The Relief of being Blessed

February 4, 2015 at 3:51 pm | Posted in Matthew | 5 Comments
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The Sermon on the Mount contains the Beatitudes. It is deeply theological, but the deeper you go, the more practical it gets. It is the manifesto of the King. It teaches us to live like kings, not “one day,” but now. “Blessed are” “Ye are the salt of the earth…

The people which sat in darkness saw great light; and to them which sat in the region and shadow of death light is sprung up. From that time Jesus began to preach, and to say, Repent: for the kingdom of heaven is at hand.

Matthew 4:16-17

Jesus taught that the Kingdom is “at hand.” It is here right now. The Sermon on the Mount teaches us that we are kings, and kings have what serving under them? Servants. Are your servants serving you? Or are you serving your servants? God gave us appetites, but we must rule over them. Hunger, thirst, and physical desire must be made to serve, and not allowed to rule. What about material possessions and money? God made things to use, and people to love. Too many people start loving things, and the result when you love things is that you start to use people.

It is helpful to remember the Beatitudes as the Be-Attitudes. God is interested not only in what you do, but in who you are. “Blessed” is usually translated as “happy,” but the people of Jesus’s time used the concept of beatus to describe a condition like death – an end of problems. It’s an indictment to us that we think of Heaven primarily in terms of what we get, and not the trouble we will be missing out on. “Blessed” is seeing God – even the God of wrath – turn toward you. He pauses, looks at you, and says, “I am well pleased.” That’s “blessed.”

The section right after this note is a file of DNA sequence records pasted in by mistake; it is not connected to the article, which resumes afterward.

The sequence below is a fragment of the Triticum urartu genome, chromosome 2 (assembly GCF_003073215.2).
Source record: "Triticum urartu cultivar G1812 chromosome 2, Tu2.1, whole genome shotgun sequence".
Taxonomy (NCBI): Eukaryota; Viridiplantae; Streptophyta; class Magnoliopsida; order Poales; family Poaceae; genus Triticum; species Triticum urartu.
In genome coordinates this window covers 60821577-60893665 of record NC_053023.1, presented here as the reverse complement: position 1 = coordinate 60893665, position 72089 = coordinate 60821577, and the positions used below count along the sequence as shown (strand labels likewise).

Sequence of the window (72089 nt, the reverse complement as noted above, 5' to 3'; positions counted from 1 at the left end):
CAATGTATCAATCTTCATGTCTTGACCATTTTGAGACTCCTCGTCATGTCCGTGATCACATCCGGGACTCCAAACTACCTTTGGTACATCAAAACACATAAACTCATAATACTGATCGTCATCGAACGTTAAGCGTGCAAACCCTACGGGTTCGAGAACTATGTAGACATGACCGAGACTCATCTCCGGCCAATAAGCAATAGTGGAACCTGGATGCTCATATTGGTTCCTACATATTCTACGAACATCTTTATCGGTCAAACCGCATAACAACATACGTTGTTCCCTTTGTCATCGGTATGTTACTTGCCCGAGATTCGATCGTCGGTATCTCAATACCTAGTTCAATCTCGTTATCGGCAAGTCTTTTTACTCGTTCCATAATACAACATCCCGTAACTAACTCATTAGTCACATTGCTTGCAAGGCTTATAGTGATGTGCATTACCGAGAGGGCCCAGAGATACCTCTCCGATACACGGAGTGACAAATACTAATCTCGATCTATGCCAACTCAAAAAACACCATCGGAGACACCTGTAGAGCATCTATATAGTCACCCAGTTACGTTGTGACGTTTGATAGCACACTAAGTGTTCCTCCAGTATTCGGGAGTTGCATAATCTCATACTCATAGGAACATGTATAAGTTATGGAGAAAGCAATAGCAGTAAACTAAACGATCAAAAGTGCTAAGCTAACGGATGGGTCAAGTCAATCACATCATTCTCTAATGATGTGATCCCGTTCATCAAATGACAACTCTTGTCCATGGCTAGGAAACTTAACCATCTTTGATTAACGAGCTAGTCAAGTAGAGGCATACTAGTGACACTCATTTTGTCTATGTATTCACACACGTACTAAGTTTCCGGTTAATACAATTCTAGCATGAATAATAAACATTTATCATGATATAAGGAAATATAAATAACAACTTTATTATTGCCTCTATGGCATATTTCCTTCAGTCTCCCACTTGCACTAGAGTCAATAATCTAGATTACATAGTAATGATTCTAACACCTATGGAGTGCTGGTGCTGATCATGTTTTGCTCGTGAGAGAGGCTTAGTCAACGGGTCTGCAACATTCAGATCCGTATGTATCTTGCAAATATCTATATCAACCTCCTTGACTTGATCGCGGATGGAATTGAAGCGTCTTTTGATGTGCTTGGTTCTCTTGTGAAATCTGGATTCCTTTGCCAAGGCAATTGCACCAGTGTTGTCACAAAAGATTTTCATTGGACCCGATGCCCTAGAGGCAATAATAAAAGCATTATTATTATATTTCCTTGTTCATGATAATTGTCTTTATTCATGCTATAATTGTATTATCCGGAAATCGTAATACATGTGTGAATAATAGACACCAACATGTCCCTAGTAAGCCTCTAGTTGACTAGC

And I saw heaven opened, and behold a white horse; and he that sat upon him was called Faithful and True, and in righteousness he doth judge and make war. His eyes were as a flame of fire, and on his head were many crowns; and he had a name written, that no man knew, but he himself.

Revelation 19:11-12

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  1. […] “idolatrous” because, when that happens, we have become the source of our own “blessedness” – our own peace and […]

  2. […] Matthew stresses Jesus’s role as King, and if the Sermon on the Mount found in Chapters 5-7 is read as the King saying, “Here is what my Kingdom is like,” […]

  3. […] 13 we have seen the King’s arrival announced, His background confirmed, His Kingdom described and explained, and His power […]

  4. […] Last Adam (Matthew 3-4) 5. The Amazing Accomplishment of Fulfilled Righteousness (Matthew 3:13-15) 6. The Relief of being Blessed (Matthew 4) 7. The Mountain No One Can Climb Alone (Matthew 5) 8. Beware the Foreign Figurehead […]

  5. […] “Beatitudes” are found in the Sermon on the […]


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